One thing which is positive is that more and more people are open about the fact that they are buying art. Last year there one important collection of contemporary art was introduced. It is owned by Robert Runták and it was exhibited in Litomyšl this summer.
“In the beginning of September, there was a major gift by Mr. and Mrs. Zemanovi, who donated their collection of modern and contemporary art to the Ústí and Labem region. Their collection will be permanently exhibited in Žatec. The price of the whole collection and two historic houses in the old town of Žatec, which are part of it, is estimated at 750 million crowns.”
“That again is a sign that being a collector and wanting to appreciate art is not that regarded as something exotic anymore. It has become part of what people do and society society starts to find it normal.”
“I think so. Really, the art could not function well if the institutions, museums and galleries are underfunded and don’t put up new exhibitions. The same applies to private galleries and private collectors. Without them, the art scene will never fully develop and will never work well, so it is important that people collect or buy art.”
Would you say there is still some area, in particular in Czech art, which has not been yet fully discovered by buyers or collectors?
“In terms of prices, I think it is still post-war art. Even though I mentioned the record sale of Zdeněk Sýkora, number of other artists are still relatively cheap. I use the word relatively, because their prices have already reached hundreds of thousands of crowns, but I think it won’t take long before they exceed one million crowns. These artists have been well established in art-history books, and their prices are likely to go up in the future.
“Another thing where there is still space for development is contemporary art. Even though I said more people were buying contemporary art, I think there is still space for improvement. For many people who are quite well-established it is still not normal to own a piece of art, so this something that could change.
“Some people might say that contemporary artists are too expensive, but when we compare the prices of the currently most expensive artists, such as Emil Filla and Toyen, with how much they sold for back in 1920s or 1930s, we see that the prices remain more or less the same. The only trick is to find an artist who will be interesting even in 80 years’ time.”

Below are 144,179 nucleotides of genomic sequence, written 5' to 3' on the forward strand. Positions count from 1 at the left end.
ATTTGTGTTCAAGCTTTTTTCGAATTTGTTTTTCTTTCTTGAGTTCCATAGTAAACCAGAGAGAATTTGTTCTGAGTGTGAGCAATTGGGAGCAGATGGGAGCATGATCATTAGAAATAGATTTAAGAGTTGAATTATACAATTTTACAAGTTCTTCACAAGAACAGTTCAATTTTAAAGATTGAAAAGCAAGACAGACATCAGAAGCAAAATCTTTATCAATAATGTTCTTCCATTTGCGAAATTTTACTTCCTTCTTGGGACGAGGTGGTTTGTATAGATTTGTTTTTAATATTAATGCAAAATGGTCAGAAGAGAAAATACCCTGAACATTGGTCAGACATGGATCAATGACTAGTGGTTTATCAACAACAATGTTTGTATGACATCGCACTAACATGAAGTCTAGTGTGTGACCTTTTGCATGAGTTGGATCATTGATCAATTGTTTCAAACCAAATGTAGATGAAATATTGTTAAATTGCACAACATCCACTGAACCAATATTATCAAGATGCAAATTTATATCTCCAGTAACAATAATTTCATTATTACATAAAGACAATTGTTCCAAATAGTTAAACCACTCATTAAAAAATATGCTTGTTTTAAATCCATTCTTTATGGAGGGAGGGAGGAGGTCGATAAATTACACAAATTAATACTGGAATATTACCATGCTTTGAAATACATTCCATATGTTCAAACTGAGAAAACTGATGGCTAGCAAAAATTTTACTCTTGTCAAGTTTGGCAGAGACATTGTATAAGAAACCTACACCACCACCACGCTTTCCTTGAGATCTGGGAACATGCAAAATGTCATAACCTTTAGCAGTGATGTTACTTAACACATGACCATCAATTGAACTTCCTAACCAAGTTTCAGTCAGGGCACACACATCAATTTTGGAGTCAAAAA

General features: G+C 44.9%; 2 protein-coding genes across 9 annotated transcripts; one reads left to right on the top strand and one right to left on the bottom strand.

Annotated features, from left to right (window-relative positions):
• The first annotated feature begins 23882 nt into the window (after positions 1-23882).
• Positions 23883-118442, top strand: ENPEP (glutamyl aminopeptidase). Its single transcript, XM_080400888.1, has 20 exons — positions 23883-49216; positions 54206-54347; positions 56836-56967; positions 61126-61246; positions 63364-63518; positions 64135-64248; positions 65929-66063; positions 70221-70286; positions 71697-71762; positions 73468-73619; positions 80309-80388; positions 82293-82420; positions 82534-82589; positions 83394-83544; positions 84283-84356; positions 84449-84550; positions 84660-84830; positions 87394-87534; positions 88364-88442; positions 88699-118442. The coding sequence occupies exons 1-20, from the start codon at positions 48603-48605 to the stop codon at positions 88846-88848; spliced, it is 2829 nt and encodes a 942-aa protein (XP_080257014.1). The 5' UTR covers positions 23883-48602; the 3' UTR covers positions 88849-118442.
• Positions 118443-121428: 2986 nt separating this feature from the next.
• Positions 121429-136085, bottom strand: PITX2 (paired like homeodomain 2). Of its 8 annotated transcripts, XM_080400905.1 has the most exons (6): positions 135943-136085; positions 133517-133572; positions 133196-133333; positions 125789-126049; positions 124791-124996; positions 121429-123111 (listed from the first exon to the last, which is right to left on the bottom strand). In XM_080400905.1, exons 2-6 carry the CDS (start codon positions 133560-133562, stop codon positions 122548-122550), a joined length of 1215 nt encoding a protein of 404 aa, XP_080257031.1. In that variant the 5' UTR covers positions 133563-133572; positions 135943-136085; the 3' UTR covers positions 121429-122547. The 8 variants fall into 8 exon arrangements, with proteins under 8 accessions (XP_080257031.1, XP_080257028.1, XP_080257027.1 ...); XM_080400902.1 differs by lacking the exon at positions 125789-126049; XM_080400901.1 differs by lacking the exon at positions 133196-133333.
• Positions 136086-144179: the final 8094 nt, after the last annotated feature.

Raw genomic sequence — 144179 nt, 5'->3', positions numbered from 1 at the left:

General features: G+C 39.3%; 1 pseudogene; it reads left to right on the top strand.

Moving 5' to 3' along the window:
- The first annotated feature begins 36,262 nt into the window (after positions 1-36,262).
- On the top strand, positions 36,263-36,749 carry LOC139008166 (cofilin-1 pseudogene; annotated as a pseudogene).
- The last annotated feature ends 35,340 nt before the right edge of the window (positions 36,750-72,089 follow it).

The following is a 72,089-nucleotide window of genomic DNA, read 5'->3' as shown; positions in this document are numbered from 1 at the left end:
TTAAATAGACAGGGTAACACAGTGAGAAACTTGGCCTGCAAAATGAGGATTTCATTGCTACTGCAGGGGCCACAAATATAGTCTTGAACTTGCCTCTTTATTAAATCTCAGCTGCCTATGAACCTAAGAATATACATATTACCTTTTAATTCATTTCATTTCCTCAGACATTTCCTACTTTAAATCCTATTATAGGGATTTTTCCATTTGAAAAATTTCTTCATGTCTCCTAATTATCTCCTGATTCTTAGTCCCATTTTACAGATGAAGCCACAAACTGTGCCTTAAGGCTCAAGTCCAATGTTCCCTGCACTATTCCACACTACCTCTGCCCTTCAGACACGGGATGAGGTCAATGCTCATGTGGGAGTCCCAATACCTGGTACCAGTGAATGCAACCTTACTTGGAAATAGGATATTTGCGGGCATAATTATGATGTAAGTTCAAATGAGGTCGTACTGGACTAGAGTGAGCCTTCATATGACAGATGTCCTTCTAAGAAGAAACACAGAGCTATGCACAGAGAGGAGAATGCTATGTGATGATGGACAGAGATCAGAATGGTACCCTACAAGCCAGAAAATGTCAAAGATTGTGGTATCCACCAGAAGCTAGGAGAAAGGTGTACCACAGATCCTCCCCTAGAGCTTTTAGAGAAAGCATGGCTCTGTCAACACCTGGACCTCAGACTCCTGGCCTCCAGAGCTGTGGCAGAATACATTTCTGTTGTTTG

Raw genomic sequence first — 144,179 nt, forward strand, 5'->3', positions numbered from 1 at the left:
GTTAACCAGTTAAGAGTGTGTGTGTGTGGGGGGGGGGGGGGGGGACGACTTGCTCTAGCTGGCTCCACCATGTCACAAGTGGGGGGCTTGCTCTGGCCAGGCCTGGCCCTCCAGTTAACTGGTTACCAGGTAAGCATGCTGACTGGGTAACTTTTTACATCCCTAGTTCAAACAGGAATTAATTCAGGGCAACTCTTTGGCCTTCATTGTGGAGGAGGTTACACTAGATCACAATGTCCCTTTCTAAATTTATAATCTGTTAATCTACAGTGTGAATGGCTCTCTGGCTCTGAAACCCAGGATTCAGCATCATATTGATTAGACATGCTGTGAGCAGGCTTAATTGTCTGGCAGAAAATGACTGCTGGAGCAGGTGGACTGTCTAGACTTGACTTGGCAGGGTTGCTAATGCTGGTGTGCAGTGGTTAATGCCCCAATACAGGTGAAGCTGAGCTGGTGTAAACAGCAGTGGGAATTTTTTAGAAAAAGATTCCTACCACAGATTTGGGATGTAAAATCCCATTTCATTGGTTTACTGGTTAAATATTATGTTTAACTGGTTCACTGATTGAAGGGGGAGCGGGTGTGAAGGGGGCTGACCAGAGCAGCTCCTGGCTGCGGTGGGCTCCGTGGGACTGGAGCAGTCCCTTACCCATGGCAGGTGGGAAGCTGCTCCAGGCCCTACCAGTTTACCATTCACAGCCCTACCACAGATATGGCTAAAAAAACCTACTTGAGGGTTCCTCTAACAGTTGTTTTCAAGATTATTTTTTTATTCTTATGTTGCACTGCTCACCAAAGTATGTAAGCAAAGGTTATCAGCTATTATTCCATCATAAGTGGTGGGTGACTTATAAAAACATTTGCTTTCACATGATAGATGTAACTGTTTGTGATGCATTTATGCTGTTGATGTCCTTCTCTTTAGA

Finally, what are your predictions for the upcoming year? Do you expect the favorable trend to continue?
“If the economical situation in the Czech Republic or in the whole of Europe doesn’t go through some dramatic change, I don’t see a reason why the art market should slow down. The question is, however, how many more masterpieces there are still available on the market. A number of artworks have recently ended up in private collections and they might not reappear on the market for a number of years. So it is a question of how many new things can come up for sale.
“My prediction is that in terms of prices, the situation will stay the same. I think this year will stay a record year for some time and the overall sales will not be so high, not because the prices would go down but because there won’t be so many paintings worth dozens of millions of crowns. It really takes only a few paintings to influence the results for the whole year.”
Beijing ends agreement with Prague – but can spat harm Czech capital?
Czechs observe day of mourning for pop idol Karel Gott
Czechia now ahead of Spain in GDP per capita, but still below EU average
Thousands pay tribute to deceased national pop icon Karel Gott
In memoriam: Karel Gott, the ‘Bohemian nightingale’